It is the issue of time in planning, and it is unbelievably disconcerting how much teachers are taken away from planning and class time to go over information that correlates with what they already know.

There is a misconception that formative assessments have to be formal and paperwork intensive. Formative assessment relies a lot on intuition, and teachers need the time in teaching ---  in the classroom --- to enable the observation process to work well. If teachers are to use more formative type assessments, they need more leeway from local and national education leaders, more curricular options that enable the implementation, and more time-saving ways to document formative assessments. Project Based Learning provides for ongoing formative assessments both formal and informal, and the structure itself is a formative assessment process.

PBL Units from GoTeachGo

Visit TeachersPayTeachers where GoTeachGo offers comprehensive PBL units. All these units provide time-saving materials and assessments for each lesson, and each lesson supports the unit objective as a whole.

Here are some other great places to find ideas for formative assessments.
  1. Project Based Learning Units (PBL) from GoTeachGo
  2. 54 Different Examples of Formative Assessments
  3. 103 Formative Assessments
  4. Examples of Formative Assessments - West Virginia Department of Education
  5. A Sampling of Formative Types of Assessments
  6. Reading A-Z: Running Records and Benchmark Books
  7. Teacher Vision - Printable Running Records Forms
  8. Running Record Images and Links

Recommended Reading:

Wednesday, September 3, 2014

6 Common ESL Grammar Errors Conquered by Project Based Learning

Many activities help ESL students learn English, but collaboration helps bridge conversational learning with academic content. Project Based Learning (PBL) enables collaboration by requiring students to engage in partner and group structures that promote total participation and enable opportunities for differentiated instruction.

In PBL lessons and units, ESL students move more quickly toward academic language acquisition because the conversation moves from the school grounds into the classroom with instruction that promotes the inquiry process
  • questioning and investigating, 
  • comparing and interpreting information, 
  • and reporting findings
where students work in partners and groups. How these pairings and groupings are structured depends on the number of ESL students in a classroom and their English language acquisition levels. Keep the following list of grammar problems in mind when structuring your PBL lessons and units.

6 Common ESL Grammar Errors

Some native English students struggle with these grammar concepts, but all ESL students struggle with them. It takes a long time in repetition and practice to overcome these errors, so the more options available for practice and usage, the better. This is why collaboration is so important. The understanding of these grammar concepts may be learned, but usage and practice is limited unless English is also spoken at home.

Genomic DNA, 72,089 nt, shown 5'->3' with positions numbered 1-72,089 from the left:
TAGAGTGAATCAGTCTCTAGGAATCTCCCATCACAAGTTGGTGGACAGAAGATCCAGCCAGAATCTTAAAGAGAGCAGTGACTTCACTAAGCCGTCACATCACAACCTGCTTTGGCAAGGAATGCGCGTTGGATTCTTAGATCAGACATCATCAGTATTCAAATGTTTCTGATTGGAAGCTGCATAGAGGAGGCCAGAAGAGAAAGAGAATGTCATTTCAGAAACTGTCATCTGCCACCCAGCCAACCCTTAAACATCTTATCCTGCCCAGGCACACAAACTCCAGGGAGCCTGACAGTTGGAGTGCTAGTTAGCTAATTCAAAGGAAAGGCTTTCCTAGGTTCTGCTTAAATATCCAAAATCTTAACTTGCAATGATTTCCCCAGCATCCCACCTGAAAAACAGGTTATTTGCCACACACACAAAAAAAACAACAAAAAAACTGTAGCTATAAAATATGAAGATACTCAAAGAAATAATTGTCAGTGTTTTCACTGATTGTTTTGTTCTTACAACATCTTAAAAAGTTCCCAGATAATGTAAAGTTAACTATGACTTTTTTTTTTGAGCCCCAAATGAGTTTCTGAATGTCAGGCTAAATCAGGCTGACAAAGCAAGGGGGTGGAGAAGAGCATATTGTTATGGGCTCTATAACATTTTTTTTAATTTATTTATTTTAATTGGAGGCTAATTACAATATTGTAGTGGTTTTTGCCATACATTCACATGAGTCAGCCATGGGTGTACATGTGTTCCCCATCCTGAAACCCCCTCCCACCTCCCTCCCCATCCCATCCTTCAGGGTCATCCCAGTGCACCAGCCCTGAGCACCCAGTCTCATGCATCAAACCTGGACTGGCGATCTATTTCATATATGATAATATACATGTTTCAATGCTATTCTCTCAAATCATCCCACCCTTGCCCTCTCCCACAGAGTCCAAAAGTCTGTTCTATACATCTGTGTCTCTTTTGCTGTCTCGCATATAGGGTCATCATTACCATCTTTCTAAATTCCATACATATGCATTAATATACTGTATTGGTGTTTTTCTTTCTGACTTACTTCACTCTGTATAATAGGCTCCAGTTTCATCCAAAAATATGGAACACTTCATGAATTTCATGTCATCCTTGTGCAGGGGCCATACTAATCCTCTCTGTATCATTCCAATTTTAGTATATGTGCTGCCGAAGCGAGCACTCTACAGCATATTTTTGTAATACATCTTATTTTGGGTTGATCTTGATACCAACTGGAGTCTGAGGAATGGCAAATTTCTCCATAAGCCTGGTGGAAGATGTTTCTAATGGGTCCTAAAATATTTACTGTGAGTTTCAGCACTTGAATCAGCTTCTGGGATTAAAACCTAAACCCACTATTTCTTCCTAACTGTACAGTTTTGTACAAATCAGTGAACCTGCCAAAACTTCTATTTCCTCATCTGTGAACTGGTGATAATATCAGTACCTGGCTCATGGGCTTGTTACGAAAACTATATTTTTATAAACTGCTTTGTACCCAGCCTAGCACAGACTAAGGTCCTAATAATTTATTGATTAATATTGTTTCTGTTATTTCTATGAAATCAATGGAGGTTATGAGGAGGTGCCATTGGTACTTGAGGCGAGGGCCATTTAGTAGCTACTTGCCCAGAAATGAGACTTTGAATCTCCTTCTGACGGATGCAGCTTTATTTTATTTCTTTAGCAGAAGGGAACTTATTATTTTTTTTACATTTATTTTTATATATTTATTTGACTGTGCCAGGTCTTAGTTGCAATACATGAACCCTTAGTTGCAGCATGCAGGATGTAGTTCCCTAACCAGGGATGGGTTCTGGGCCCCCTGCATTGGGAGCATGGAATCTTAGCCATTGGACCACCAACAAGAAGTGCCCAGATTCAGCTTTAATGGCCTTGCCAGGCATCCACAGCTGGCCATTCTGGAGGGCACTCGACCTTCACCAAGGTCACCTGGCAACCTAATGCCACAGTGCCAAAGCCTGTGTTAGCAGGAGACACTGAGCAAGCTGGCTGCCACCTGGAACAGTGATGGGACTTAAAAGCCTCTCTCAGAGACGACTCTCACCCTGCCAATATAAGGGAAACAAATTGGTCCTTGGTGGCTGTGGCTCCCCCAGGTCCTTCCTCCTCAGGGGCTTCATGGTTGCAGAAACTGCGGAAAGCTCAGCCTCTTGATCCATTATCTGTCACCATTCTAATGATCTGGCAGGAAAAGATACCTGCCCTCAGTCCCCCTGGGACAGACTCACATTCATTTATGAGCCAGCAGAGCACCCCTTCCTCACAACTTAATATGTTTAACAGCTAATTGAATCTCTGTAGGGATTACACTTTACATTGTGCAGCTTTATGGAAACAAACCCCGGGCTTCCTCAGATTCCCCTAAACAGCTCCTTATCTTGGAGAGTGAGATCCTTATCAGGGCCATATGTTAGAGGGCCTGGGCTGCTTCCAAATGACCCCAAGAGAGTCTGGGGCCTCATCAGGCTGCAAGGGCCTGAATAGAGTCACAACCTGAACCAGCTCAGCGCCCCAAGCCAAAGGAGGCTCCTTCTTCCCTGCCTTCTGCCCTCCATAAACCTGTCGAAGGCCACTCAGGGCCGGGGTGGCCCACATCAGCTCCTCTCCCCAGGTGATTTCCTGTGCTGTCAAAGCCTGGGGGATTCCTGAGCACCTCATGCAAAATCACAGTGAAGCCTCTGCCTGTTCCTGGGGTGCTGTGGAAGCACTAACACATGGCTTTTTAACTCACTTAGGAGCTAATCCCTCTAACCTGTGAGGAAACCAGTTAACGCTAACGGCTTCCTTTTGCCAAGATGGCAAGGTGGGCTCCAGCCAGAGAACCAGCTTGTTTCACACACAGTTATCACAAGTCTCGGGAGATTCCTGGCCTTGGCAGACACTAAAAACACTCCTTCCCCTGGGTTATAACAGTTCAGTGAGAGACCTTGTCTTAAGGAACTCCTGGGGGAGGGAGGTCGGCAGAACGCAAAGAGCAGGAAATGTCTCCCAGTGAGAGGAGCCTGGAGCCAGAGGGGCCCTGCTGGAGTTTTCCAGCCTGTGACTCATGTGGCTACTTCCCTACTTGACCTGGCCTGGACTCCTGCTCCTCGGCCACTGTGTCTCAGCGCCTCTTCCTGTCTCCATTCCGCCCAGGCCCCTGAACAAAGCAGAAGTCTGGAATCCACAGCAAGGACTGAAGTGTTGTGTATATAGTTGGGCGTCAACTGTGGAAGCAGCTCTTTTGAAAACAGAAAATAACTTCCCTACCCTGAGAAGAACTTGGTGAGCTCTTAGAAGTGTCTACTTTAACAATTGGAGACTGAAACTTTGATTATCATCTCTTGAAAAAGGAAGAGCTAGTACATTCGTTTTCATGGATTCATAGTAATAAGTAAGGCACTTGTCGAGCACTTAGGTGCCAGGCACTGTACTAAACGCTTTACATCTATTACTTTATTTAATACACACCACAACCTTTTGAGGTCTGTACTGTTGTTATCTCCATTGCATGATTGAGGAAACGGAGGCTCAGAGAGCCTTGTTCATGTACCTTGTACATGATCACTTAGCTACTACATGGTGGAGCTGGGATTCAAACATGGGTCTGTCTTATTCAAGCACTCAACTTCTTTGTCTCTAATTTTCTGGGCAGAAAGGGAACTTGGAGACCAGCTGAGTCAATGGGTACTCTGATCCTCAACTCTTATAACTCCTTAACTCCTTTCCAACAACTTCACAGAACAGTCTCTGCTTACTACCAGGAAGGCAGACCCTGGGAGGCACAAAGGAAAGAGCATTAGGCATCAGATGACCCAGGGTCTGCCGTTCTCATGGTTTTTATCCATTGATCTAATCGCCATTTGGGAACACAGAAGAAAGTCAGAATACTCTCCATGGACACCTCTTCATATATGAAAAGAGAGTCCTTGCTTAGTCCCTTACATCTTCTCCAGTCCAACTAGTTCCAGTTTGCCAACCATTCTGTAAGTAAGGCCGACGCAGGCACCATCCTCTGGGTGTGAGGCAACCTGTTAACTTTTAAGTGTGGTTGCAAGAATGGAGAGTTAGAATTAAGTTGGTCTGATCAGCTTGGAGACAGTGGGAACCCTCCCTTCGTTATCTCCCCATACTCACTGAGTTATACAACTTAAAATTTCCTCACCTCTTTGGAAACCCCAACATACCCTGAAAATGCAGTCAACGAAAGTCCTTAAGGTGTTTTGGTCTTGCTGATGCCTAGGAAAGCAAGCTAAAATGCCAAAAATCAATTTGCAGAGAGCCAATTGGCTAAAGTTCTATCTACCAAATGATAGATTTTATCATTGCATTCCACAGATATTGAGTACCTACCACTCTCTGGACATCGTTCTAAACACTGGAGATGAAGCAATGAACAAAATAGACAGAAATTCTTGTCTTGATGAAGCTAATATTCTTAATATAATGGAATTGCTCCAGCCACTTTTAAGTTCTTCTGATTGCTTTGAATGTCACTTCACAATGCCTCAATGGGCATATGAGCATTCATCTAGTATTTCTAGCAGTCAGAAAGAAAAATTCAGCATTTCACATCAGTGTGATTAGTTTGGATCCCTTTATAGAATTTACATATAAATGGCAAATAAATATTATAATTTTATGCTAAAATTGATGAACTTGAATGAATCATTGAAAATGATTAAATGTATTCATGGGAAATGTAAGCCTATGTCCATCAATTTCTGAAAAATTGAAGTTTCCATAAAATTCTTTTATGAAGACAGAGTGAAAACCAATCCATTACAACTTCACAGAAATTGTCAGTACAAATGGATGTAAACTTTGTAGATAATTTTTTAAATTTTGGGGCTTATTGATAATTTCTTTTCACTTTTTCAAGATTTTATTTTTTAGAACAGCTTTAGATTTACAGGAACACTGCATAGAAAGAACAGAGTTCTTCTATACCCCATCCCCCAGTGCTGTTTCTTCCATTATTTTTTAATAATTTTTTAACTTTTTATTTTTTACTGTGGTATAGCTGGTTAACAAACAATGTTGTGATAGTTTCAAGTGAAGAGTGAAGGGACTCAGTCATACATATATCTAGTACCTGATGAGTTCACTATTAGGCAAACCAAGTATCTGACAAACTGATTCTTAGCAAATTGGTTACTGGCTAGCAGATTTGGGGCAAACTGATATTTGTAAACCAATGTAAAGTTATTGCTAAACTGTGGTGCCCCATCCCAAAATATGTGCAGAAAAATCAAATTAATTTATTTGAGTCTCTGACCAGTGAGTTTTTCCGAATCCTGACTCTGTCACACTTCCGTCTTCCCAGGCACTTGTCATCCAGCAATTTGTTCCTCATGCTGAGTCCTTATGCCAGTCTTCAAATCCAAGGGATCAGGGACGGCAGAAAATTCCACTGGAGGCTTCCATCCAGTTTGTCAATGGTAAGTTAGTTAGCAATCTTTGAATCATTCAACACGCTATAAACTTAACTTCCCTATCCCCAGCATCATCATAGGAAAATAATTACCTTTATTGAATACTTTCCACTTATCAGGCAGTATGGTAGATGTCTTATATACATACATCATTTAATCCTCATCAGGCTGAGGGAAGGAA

The following list of six errors also includes examples taken from "Editing Line-by-Line", a chapter written by Cynthia Linville, California State University, Sacramento, for the book ESL Writers: A Guide for Writing Center Tutors.

Use this list as a reference to plan your own PBL lessons and/or units.

1. Subject-verb Agreement - subject doesn't agree with verb in person or in number
  • He walk every day.
  • Ever teenager knows how to choose clothes that flatters her figure.
2. Verb-tense - incorrect time marker used
  • I was working on my paper since 6:00 a.m.
  • Even though this is my first day on the job, I have already found there were some different people here.
3. Verb-form - verbs incorrectly formed
  • I will driven to the airport next week.
  • I was cook dinner last night when you called.
4. Singular and plural errors - confusion about nouns that are countable and ones that aren't.
  • I have turned in all my homework this week.
  • I set up six more desk for the afternoon.
5. Word-form - wrong part of speech chosen
  • I'm happy to live in a democracy country.
  • I feel very confusing this morning.
6. Sentence structure errors - Many things---verb left out; extra word added; word order incomplete; clauses that don't belong together are punctuated as one sentence
  • As a result of lack of moral values being taught by parents and the reemphasis by school many children have little respect for authority.

Check out the Critical Thinking Unit from GoTeachGo

Add grammar practice to the lessons in this unit. These lessons provide a perfect vehicle for grammar practice in pairs, groups and the student reflection journal sections. Students have options to discuss and share concepts individually, in pairs, within groups and for the whole class as well.